This morning I listened to a fascinating HBR interview with Claudio Fernández-Aráoz, senior adviser at Egon Zehnder. He’s the author of It’s Not the How or the What but the Who and one of the top thinkers in the talent management arena. His comments on human potential sparked some ideas about how internal communications can support employee engagement.
First, a little background…
According to Fernández-Aráoz, competency is only part of the picture when it comes to identifying and managing high potential employees. But when I think about the way most success stories and awards programs are done, the emphasis is on what the individual or team has done well. Not to be too precious about it, but that’s kinda their job. They are highly competent – and most communications programs focus on this select group of high performers.
But what about the high potentials? How do we identify and encourage those individuals with the potential to be higher performers?
Fernández-Aráoz defined 5 indicators to help spot, measure and manage this potential within each employee:
- Fierce commitment combined with deep personal humility
As corporate communicators, we can be so focused on getting the “big story” that we forget to ask for all of the characters – the unsung heroes who made the success possible.
- Communications Tactic: Find the “assists” – the person who made the introduction, championed the project through R&D, or just kept morale up when enthusiasm waned. At an event, solicit nominations for the best “assist” and share these names at the end of the day.
- What it does: Gives recognition and makes people feel valued.
The “why” behind what we do is a big motivator in business and personal life. Curious people take everything in, then ask a lot of questions in their never-ending quest to understand. They are open to experimentation, knowing that the “right” way to do something may come after trying several wrong ones.
- Communication Tactic: Ask employees what question they saw that needed an answer, and what process they used to solve it. At an event, setup a media wall – or a WHY poster board – where people write down what they’re interested in right now.
- What it does: Highlights your organization’s curiosity and identifies it as a component to success.
We live in a complex world, and the ability to connect the dots is an essential skill.
- Communication Tactic: Ask employees for an example where they untangled a lot of data, perspectives, or dependencies. Follow up by asking how they avoided information overload. At an event, hire improvisers to craft a scene with 10-20 audience inputs solicited via an event app. Project these onscreen and check a box each time the suggestion is used. (Low-tech – a suggestion box with slips of paper). Or give attendees a MacGyver Challenge – a box of random items with the challenge of building something the rest of the audience would value, complete with a marketing strategy.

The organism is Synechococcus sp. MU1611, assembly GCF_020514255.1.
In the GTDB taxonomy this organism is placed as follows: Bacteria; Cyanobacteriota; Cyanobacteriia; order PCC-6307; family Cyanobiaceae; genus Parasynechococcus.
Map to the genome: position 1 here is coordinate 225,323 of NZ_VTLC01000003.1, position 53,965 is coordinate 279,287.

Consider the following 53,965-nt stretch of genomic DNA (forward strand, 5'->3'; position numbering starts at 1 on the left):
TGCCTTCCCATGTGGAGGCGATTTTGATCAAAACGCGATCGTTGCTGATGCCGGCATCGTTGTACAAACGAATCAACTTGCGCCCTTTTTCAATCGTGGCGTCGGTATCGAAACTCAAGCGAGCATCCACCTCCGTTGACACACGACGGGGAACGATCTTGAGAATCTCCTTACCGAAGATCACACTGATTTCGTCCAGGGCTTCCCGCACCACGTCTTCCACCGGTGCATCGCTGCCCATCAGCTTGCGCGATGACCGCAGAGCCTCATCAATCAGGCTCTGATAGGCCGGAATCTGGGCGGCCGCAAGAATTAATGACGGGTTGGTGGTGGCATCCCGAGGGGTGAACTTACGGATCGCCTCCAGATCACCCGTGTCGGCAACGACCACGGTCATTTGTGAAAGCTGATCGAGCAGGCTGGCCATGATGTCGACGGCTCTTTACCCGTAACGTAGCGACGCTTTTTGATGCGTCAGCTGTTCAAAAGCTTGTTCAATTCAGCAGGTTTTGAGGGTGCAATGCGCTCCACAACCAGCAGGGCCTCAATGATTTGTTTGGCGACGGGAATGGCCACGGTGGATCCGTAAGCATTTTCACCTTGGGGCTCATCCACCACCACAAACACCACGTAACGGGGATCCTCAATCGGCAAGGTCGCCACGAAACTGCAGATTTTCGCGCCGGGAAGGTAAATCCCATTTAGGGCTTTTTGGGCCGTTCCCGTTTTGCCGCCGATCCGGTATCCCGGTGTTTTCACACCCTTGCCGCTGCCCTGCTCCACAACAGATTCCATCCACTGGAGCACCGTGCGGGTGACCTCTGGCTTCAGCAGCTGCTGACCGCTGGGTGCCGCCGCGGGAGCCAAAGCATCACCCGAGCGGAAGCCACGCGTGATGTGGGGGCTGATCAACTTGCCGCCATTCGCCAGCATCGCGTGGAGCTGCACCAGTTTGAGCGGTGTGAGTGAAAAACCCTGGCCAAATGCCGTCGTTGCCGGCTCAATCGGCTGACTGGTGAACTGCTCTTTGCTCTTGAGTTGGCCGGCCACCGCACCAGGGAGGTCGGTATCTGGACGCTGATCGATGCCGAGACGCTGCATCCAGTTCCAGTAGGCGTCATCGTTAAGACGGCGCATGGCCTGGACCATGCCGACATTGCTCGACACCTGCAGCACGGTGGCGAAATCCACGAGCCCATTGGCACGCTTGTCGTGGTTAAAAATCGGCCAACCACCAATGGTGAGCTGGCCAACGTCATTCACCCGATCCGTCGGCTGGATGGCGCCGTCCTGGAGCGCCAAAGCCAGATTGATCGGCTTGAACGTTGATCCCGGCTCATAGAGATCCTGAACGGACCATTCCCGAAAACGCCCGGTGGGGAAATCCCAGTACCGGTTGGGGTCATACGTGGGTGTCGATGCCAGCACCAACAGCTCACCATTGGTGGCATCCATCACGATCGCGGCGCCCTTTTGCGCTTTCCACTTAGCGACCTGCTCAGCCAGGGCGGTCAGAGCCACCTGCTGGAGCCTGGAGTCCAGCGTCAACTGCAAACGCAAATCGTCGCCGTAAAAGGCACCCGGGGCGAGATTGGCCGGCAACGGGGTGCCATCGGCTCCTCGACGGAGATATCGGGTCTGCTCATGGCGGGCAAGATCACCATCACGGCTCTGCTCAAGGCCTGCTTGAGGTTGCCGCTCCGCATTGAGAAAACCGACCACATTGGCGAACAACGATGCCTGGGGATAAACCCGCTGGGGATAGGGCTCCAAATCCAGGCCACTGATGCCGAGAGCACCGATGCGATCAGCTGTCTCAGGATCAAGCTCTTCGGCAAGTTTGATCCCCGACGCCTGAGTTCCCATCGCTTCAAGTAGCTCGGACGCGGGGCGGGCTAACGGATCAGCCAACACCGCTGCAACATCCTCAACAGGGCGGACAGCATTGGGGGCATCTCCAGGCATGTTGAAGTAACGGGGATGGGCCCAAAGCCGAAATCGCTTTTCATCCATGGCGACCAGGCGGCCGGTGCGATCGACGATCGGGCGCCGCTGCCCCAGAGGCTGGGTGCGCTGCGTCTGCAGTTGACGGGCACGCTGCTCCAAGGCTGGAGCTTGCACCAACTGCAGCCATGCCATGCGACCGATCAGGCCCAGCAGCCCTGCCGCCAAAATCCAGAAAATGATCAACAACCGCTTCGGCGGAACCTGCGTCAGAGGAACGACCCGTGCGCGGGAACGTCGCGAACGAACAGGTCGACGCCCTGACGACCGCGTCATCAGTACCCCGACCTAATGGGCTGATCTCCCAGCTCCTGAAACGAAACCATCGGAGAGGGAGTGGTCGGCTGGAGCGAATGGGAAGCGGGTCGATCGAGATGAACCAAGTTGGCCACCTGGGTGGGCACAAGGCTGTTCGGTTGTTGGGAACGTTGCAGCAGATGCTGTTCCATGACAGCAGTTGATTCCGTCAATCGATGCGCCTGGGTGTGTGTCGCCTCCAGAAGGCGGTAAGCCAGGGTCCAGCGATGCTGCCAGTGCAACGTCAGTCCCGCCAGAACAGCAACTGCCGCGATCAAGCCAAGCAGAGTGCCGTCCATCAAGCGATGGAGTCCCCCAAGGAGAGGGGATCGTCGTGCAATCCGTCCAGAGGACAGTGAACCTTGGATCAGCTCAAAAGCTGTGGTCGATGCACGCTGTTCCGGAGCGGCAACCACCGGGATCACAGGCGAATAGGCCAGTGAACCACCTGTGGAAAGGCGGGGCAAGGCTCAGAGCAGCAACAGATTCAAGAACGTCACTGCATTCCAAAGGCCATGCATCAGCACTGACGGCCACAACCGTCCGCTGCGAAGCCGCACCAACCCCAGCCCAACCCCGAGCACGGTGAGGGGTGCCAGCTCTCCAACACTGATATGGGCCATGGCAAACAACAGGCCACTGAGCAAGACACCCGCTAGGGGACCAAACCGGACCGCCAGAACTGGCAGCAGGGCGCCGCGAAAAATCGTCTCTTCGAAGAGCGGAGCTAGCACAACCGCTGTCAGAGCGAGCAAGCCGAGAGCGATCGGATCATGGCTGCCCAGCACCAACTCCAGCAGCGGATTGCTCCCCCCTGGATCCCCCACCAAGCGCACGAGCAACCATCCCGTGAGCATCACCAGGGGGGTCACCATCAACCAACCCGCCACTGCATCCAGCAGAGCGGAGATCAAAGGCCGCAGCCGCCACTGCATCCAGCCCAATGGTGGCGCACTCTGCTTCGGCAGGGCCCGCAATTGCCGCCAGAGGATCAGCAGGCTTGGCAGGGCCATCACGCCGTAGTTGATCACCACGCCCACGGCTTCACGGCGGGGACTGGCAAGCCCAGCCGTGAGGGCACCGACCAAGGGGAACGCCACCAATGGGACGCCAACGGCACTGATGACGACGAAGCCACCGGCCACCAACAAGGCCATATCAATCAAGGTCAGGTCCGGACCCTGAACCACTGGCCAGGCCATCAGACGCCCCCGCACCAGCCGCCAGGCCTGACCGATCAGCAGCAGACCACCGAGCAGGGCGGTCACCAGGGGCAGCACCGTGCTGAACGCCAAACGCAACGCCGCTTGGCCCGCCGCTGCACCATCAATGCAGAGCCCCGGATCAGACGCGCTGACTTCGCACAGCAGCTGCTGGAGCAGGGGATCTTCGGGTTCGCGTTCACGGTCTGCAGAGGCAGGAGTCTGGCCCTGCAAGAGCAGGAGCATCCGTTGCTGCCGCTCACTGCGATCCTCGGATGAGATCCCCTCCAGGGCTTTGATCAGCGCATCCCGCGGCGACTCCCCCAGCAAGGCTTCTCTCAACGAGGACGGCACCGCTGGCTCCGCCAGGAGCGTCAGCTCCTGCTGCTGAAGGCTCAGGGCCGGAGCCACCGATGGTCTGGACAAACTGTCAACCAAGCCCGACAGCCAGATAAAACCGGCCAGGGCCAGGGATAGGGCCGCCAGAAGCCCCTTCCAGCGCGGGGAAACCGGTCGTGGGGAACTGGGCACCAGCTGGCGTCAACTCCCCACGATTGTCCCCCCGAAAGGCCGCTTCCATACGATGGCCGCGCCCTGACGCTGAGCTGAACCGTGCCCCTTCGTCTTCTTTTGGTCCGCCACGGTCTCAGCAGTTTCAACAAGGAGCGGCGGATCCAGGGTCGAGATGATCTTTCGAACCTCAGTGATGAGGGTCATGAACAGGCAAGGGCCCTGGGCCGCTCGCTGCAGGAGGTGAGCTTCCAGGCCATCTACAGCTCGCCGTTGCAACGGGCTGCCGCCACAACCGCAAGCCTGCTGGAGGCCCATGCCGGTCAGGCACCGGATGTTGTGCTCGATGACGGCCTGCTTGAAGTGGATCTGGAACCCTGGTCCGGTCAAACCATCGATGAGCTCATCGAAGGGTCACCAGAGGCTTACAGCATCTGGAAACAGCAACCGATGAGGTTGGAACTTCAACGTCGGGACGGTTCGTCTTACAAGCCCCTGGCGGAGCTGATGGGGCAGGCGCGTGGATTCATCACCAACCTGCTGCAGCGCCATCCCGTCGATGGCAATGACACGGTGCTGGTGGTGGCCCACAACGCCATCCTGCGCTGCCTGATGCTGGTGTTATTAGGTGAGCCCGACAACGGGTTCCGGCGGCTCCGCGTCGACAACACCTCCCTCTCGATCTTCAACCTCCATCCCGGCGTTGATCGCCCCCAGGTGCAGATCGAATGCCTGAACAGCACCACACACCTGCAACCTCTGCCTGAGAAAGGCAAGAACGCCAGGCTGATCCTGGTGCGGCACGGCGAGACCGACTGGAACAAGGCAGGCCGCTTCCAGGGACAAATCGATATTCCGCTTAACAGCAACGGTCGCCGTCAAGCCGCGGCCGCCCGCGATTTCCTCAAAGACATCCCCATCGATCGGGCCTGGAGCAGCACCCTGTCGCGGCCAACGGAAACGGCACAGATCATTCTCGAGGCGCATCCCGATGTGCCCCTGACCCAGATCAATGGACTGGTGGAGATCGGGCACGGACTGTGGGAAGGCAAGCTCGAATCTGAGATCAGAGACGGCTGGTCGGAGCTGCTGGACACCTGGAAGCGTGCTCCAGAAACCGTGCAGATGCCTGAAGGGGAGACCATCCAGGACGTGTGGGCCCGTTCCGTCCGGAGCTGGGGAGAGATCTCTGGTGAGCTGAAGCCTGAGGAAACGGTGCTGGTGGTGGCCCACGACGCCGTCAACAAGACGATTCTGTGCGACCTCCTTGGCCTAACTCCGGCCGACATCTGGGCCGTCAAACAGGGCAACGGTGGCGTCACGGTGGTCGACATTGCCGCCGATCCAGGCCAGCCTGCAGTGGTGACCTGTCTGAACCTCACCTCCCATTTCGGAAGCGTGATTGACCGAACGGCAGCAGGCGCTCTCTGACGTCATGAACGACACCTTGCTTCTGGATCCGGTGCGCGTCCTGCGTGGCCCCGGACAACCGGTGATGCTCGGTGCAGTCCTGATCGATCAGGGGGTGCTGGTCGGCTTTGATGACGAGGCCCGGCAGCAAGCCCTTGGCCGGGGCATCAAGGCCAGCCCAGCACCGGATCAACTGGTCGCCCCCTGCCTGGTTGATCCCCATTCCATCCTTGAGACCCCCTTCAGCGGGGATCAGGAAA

- What it does: Encourages using what you have to make something great. (Something we at Bricolage love!)
Having an idea is one thing. Getting people to believe in and spread the idea is another. True engagement happens when we engage the hearts and minds of the people around us.
- Communication Tactic: For employee profiles, interview co-workers on how their colleague inspires them, with specifics on what they do or say that makes them want to work with this employee. For events, revamp awards presentations to highlight the impact this individual has on others – not just the achievement itself.
- What it does: Strengthens corporate culture by encouraging employees to connect to each other.
Whether a deadline is pushed up a week, or a mistake is caught just before the product ships, employees who work well under pressure model the type of behavior our Black Swan world requires.
- Communications Tactic: Ask employees what obstacles they have overcome and how they kept their focus. As a bonus, ask how they manage stress. Everyone has it, but it is our reaction to their stress that determines whether we will be overwhelmed by it. At an event, create a Problem Board with common challenges – better yet, solicit them ahead of the meeting, then crowdsource solutions either in a working session or thru audience responses.
- What it does: Emphasizes the importance of grit.
You probably have 5 high performance stories you can rattle off the top of your head. Now imagine how it would feel to have 500 or 1000 of those stories. By aligning corporate communications to the 5 indicators, you can help realize the potential of every individual in your organization.
That’s your potential.
What will you do to unleash it?